The middle mark on ropes can fade or wear away. I’ve used a Sharpie to remark the middle, but does the ink in the marker damage the rope?
—Dean, via rockandice.com
Rope middle markers are crutches that replace critical skills. When I learned to climb, a 45-year-long process so far, every climber practiced tradecraft such as judging how much rope had been paid out. Some of the lesser arts including the Dulfersitz rappel are now as useful as Latin and their loss isn’t mourned, but judging a rope’s length is as crucial now as it was during Genesis. Relying entirely on a middle mark instead of your own judgement can cause accidents—the leader can be dropped during a lower or you can rappel off the end of the rope, to name two.
How? Because, as you know, the middle mark often wears off. Even when it doesn’t, the mark can inaccurately represent a rope’s midpoint. A middle mark on a new rope is, naturally, at its midpoint, but ropes take beatings. They can get chomped by an edge or a section may be flattened by repetitive falls, such as when you work a project. Penny pinchers often cut off these bad bits, leaving a shortened rope where the “middle” mark can be 10, 20, 30 feet from the true middle, making it as useful as a compass that no longer points to north.
One way to keep the middle mark in the middle is to trim equal lengths from both ends of the rope, but most people are loath to shorten their ropes even further.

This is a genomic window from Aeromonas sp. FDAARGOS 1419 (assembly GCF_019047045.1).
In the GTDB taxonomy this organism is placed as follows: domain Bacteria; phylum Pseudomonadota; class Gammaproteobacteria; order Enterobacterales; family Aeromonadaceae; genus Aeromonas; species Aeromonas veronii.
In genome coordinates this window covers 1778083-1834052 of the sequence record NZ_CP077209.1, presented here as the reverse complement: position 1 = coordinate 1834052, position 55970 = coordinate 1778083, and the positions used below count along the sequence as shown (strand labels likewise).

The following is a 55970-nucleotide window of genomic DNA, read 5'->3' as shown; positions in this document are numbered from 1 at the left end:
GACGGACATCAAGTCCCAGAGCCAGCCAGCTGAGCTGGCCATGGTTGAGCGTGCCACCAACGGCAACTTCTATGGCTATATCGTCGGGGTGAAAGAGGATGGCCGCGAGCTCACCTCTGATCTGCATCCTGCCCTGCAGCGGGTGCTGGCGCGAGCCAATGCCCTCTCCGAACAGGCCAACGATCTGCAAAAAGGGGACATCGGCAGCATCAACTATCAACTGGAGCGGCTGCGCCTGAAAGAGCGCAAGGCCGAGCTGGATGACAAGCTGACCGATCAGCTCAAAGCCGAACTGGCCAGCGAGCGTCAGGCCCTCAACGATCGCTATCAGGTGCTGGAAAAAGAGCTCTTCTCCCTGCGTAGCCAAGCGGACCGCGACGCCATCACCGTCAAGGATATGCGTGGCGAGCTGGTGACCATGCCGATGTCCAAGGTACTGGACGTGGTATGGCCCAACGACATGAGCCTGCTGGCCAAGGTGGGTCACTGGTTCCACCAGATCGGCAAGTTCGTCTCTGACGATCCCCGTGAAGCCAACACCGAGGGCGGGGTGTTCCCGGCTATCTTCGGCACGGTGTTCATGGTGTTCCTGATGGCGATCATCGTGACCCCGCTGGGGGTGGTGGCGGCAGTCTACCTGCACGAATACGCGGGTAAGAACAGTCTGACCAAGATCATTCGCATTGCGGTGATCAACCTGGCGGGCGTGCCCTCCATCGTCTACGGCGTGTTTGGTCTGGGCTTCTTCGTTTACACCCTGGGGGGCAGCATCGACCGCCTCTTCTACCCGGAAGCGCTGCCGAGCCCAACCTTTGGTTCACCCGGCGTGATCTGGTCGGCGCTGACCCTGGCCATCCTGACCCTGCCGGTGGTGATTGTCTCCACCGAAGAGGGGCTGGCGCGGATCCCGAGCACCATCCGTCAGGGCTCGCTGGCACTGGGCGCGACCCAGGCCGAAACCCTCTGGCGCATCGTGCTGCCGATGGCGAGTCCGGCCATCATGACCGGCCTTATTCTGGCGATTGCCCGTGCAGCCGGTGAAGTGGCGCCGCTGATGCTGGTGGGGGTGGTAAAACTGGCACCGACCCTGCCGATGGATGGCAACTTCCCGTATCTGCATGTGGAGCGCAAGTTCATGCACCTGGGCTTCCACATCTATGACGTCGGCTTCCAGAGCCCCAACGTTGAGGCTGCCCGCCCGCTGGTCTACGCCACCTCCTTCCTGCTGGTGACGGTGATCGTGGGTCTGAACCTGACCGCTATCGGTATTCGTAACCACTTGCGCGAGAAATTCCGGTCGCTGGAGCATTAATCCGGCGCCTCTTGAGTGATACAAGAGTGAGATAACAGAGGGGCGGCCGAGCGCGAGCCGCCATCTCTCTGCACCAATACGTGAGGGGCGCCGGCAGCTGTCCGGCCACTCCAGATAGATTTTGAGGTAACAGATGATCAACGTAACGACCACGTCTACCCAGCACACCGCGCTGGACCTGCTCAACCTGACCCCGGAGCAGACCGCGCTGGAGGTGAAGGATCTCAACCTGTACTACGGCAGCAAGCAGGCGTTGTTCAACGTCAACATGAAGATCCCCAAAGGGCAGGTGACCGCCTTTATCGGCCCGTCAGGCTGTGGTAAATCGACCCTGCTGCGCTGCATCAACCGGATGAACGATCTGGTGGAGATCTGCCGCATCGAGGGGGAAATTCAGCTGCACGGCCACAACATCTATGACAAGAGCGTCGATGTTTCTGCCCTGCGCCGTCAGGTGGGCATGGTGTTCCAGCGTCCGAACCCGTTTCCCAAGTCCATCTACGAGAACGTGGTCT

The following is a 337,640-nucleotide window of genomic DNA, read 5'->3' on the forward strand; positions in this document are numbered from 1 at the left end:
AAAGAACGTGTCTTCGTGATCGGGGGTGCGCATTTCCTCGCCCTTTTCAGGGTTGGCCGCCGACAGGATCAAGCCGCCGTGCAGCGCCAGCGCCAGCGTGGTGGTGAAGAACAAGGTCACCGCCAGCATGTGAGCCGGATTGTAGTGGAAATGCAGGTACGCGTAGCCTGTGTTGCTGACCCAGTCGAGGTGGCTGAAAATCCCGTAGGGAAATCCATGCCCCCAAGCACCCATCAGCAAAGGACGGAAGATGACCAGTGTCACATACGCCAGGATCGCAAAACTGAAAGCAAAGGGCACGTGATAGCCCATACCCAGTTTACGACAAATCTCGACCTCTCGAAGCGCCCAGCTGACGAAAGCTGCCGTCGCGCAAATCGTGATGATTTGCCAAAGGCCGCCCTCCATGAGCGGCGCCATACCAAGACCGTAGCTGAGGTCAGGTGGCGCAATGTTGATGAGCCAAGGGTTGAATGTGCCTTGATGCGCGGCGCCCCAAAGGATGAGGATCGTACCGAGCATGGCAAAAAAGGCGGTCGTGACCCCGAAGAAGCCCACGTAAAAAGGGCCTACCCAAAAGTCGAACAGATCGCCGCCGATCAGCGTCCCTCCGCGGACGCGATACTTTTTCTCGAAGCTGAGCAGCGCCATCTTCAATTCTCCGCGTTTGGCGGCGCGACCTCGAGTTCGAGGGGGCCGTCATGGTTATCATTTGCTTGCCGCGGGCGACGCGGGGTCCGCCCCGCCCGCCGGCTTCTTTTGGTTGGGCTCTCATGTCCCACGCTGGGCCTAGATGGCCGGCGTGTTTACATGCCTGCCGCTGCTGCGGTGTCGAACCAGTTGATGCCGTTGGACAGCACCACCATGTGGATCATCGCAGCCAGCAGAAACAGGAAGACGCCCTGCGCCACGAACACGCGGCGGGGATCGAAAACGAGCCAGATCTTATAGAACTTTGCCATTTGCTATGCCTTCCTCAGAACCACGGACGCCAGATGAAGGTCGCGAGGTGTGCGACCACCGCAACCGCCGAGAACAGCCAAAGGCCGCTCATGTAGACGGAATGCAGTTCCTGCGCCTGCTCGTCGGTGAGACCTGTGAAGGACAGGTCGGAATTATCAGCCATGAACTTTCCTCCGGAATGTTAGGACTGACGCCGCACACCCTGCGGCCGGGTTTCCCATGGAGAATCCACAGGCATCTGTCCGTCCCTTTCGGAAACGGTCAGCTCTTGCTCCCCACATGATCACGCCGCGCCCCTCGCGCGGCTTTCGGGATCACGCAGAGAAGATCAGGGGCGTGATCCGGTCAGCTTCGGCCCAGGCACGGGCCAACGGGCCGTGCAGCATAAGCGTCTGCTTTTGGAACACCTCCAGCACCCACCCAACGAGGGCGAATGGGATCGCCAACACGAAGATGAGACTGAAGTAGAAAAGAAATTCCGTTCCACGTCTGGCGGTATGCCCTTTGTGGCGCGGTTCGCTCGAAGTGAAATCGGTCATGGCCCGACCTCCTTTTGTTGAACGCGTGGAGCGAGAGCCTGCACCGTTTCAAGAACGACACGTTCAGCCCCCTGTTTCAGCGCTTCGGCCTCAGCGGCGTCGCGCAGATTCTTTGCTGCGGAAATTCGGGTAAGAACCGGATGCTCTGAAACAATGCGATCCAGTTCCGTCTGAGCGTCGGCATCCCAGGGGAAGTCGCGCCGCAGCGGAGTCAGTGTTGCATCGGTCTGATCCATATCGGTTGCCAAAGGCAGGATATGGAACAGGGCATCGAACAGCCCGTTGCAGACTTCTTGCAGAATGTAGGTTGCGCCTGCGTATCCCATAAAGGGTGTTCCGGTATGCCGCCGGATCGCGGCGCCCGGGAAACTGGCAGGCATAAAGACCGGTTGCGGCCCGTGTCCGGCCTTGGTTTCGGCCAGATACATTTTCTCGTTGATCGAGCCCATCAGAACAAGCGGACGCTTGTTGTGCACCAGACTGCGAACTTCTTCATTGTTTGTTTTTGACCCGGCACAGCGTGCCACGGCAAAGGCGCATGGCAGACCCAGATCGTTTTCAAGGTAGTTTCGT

Fear not. Whether you’ve trimmed one end of the rope, or the middle mark has worn off, you can still accurately find the middle. Take both rope ends and pay out the cord, pulling both sides evenly through one hand until you arrive at the loop that is the “tail.” This is the middle. Stack the rope on the ground in two equal piles. When the leader uses all the rope in one pile, she has half the rope out. Tying an overhand knot in the middle eliminates all guesswork. But to be sure, tie a stopper knot in the rope end.
The process is similar at rappel stations. Thread one end of the rope through the anchor, then find the other end and lower both evenly. When you are out of rope, the midpoint is at the anchor. Again, tie a knot in each end of the rope.
To specifically answer your question I asked Carolyn Brodsky, founder and president of Sterling Rope, for input. She says that, yes, the chemicals in Sharpies and other markers can damage climbing ropes. She notes that certain markers are rope-friendly, but that they are hard to find, and the chemical compositions in a marker can change as companies futz with the ingredients. A marker that is rope-friendly today might not be tomorrow, and you have no way of knowing.
“When Sterling first started,” adds Brodsky, “we hand whipped a middle mark using sailing whipping twine”—a type of waxed, finely braided heavy thread. “It showed up great, but it wasn’t permanent.”
Me, I accept that rope markings, like life itself, are temporary, and plan accordingly.
This article appeared in Rock and Ice issue 260 (November 2019).
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